Phase I and pharmacokinetic study of gimatecan given orally once a week for 3 of 4 weeks in patients with advanced solid tumors.

Published

Journal Article

PURPOSE: A phase I study was conducted to determine the dose-limiting toxicities (DLT) and maximum tolerated dose (MTD) of gimatecan, a lipophilic camptothecin analogue, administered orally once a week for 3 weeks. EXPERIMENTAL DESIGN: Adult patients with advanced solid tumors with good performance status and adequate hematologic, hepatic, and renal function were eligible for the study. The plasma pharmacokinetics of the drug was characterized during the initial 28-day cycle. RESULTS: A total of 33 patients were evaluated at 7 dose levels ranging from 0.27 to 3.20 mg/m(2)/wk. Anemia, fatigue, neutropenia, nausea, and vomiting were the principal toxicities. DLTs experienced by 3 of 7 patients in dose level 7 (3.20 mg/m(2)) were grade 2 hyperbilirubinemia and grade 3 to 4 fatigue. DLT (anorexia and nausea) occurred in only 1 of 11 patients evaluated at the MTD of 2.40 mg/m(2). There were no objective responses, although disease stabilization was observed in 4 patients. Gimatecan has a very long apparent biological half-life (mean +/- SD, 77 +/- 37 h) and exists in plasma almost entirely as the pharmacologically active intact lactone form. At the MTD, mean peak concentrations of the drug in plasma ranged from 67 to 82 ng/mL for the 3 weekly doses and the mean concentration 7 days after dosing was 15 +/- 18 ng/mL. CONCLUSIONS: Administration of gimatecan orally once a week at doses that are well tolerated provides continuous exposure to potentially effective plasma concentrations of the biologically active form of the drug. This regimen deserves further evaluation to define its antitumor activity in specific tumor types either alone or in combination with other agents.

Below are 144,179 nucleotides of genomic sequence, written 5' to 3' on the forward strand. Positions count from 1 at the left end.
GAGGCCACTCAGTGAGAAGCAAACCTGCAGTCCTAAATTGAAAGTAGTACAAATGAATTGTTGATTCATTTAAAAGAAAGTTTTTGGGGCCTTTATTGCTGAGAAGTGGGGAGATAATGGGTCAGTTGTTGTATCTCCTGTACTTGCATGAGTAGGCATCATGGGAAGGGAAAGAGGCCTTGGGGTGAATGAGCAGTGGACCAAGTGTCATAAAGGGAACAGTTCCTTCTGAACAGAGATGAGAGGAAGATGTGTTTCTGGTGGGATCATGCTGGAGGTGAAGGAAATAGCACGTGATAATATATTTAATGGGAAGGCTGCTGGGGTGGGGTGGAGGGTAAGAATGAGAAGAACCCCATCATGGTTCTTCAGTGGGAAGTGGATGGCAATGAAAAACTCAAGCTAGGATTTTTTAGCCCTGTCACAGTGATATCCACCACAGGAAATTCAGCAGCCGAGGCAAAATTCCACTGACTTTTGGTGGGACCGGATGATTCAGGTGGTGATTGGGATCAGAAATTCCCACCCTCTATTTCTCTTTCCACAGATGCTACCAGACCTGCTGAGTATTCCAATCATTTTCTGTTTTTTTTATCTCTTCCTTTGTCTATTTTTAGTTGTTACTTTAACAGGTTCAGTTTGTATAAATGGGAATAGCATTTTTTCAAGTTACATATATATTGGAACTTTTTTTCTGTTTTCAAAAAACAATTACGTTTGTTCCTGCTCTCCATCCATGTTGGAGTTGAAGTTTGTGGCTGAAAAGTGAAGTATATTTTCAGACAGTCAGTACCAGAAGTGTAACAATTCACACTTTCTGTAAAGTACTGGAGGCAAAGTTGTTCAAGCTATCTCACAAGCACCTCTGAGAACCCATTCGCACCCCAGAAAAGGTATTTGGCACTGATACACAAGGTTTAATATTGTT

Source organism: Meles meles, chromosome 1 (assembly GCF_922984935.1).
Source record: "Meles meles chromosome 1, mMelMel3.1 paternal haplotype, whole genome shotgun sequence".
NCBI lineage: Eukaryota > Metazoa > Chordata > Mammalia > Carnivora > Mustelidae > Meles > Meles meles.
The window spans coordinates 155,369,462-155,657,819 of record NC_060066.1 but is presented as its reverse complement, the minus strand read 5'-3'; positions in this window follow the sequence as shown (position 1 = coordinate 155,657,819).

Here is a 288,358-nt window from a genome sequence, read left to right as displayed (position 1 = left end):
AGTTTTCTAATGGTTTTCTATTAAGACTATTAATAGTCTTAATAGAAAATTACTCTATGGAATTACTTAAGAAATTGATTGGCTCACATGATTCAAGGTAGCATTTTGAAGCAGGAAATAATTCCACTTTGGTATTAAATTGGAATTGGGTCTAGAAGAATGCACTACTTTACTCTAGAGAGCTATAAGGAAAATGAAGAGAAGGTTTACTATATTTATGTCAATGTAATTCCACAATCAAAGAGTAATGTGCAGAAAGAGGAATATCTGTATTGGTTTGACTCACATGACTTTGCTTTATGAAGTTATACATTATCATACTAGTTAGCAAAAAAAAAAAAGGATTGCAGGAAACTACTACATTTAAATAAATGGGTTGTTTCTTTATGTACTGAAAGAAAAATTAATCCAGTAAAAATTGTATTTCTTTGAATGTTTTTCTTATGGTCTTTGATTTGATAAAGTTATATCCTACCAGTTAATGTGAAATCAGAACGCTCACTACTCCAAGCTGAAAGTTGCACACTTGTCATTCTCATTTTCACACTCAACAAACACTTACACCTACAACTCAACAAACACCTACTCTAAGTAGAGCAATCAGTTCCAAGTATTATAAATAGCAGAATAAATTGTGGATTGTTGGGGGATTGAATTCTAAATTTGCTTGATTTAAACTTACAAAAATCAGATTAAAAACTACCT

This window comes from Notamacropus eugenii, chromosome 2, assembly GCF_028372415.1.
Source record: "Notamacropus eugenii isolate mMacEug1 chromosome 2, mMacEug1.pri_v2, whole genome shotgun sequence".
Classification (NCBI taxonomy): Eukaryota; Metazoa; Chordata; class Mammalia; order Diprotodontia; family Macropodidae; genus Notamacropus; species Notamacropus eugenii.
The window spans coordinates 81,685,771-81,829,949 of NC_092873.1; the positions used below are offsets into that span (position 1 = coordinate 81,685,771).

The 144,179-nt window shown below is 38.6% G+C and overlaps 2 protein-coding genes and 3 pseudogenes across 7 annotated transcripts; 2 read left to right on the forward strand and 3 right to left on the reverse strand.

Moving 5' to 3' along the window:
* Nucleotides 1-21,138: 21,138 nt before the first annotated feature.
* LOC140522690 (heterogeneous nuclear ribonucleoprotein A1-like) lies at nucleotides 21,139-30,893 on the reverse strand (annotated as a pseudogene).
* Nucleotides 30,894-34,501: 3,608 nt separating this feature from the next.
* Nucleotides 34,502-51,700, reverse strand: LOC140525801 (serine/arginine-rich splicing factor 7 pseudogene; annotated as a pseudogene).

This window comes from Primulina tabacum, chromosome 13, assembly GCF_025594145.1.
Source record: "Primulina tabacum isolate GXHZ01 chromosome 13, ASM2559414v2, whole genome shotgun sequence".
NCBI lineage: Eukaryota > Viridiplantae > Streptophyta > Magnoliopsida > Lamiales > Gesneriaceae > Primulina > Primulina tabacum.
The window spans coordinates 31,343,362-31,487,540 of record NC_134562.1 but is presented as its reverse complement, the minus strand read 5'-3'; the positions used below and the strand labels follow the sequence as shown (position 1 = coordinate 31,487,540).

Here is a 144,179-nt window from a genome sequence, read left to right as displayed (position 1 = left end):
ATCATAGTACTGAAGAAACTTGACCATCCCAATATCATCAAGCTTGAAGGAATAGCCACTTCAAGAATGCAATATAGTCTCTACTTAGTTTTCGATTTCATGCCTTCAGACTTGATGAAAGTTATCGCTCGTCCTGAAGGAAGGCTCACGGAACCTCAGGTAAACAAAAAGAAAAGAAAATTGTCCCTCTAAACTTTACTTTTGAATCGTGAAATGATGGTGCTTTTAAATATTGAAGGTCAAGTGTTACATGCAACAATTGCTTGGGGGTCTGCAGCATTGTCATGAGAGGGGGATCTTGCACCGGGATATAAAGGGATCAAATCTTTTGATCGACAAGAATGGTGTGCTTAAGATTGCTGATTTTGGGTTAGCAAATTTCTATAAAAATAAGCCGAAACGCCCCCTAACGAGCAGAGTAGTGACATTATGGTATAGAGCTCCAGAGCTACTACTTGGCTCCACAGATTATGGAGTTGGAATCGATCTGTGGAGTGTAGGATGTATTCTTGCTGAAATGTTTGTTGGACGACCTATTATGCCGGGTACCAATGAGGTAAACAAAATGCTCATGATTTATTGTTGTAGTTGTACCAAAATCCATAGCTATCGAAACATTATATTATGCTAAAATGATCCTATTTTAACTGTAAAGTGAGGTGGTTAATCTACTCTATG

Full Text

Duke Authors

Cited Authors

  • Zhu, AX; Ready, N; Clark, JW; Safran, H; Amato, A; Salem, N; Pace, S; He, X; Zvereva, N; Lynch, TJ; Ryan, DP; Supko, JG

Published Date

  • January 1, 2009

Published In

Volume / Issue

  • 15 / 1

Start / End Page

  • 374 - 381

PubMed ID

  • 19118068

Pubmed Central ID

  • 19118068

International Standard Serial Number (ISSN)

  • 1078-0432

Digital Object Identifier (DOI)

  • 10.1158/1078-0432.CCR-08-1024

Language

  • eng

Conference Location

  • United States